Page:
Amendment No. 242 is also from the Local Government Association. The intention is to tie the provisions together. It is argued that there needs to be a mechanism for the supervising authority to allow for home contact, both to support rehabilitation and to remain consistent with the Children Act 1989. Many people oppose the measure because, they say, it is draconian. I see it in the opposite light. It has huge potential. Although our treatment of children in prison is not necessarily consistent with the Human Rights Act 1998, it is important that this legislation should be fully compatible with the Children Act.

The process should extend to determining when rehabilitation is most likely to succeed on a full-time basis. That must be before the end of the requirement. Resettling is a difficult process. However, it is for a fixed period, so it must be carefully planned. The assessment would have to relate to the risk of reoffending.

The third amendment in the group is amendment No. 243. The offender made subject to a foster parent residence requirement would be deemed to be a child looked after by the local authority in accordance with the Children Act for the duration of the requirement. Notwithstanding that the requirement is, effectively, a criminal sentence, there should not be a change in the status of the child offender within the looked-after service, not least to ensure that the child offender's welfare is safeguarded in accordance with the Children Act at the same time as the offending behaviour is tackled. I hope that the Minister, if he does not accept the amendments, will take them in the spirit in which they are intended. I hope that the pilot scheme receives a good evaluation, and that there is a change in emphasis. This could be the beginning of a big change in the way in which we deal with children.

Photo of Mr Nick Hawkins Mr Nick Hawkins Ceidwadwyr, Surrey Heath

I do not disagree as much with the Liberal Democrat amendments as I have on many occasions. I understand where the hon. Lady is coming from, particularly in amendment No. 243. I shall listen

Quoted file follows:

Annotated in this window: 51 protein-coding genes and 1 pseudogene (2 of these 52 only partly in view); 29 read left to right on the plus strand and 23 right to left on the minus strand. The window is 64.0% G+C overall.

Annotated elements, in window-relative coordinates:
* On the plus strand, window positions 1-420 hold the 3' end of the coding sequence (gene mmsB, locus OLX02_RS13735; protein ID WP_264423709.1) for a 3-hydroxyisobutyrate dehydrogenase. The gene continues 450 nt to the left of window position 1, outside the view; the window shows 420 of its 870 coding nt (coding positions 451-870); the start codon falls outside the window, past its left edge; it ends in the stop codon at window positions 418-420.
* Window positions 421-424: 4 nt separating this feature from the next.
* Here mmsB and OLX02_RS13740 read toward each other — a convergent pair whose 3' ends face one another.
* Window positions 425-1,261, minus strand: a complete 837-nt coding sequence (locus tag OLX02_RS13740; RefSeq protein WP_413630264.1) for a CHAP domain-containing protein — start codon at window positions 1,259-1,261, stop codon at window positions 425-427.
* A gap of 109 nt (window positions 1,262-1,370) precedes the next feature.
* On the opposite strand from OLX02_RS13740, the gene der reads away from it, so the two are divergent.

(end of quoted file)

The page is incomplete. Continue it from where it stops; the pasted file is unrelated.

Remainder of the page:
with interest to the Minister's response to this group of amendments. I agree with the hon. Lady that the provisions can be very helpful. I was relieved that nobody moved the lead amendment in the previous group of amendments, which were an attempt by the hon. Member for Lancaster and Wyre to fillet the whole provision. That would have been very unwise.

Photo of Bob Ainsworth Bob Ainsworth The Parliamentary Under-Secretary of State for the Home Department

The amendments would unnecessarily state in the legislation that the requirement operates within the legislative framework of the Children Act; that local authorities and relevant partners may determine contact arrangements between young offenders and their families during the programme of rehabilitation; and that the young person should be a looked-after child for the duration of the requirement. The fostering requirement interacts with the legislative framework of the 1989 Act in order to ensure the young person's welfare, and it operates within the existing principles and provisions established by the 1989 Act.

The imposition of the fostering requirement by the court would automatically lead to the young person's becoming a looked-after child within the meaning of the Children Act. The local authority where the young person resides would have responsibility for the fostering placement and the welfare of that young person as part of its obligations under the Children Act.

The measure is a child-focused intervention to deal with those persistent or serious young offenders whose home environment directly contributes to their offending behaviour. It would provide the courts with a specialised community-based response for such cases. Without such a measure, such young people are at risk of custody. I agree with the hon. Member for Mid-Dorset and North Poole that there is substantial potential in that area.

It being twenty-five minutes past Eleven o'clock, The Chairman adjourned the Committee without Question put, pursuant to the Standing Order.

Adjourned till this day at half-past Two o'clock.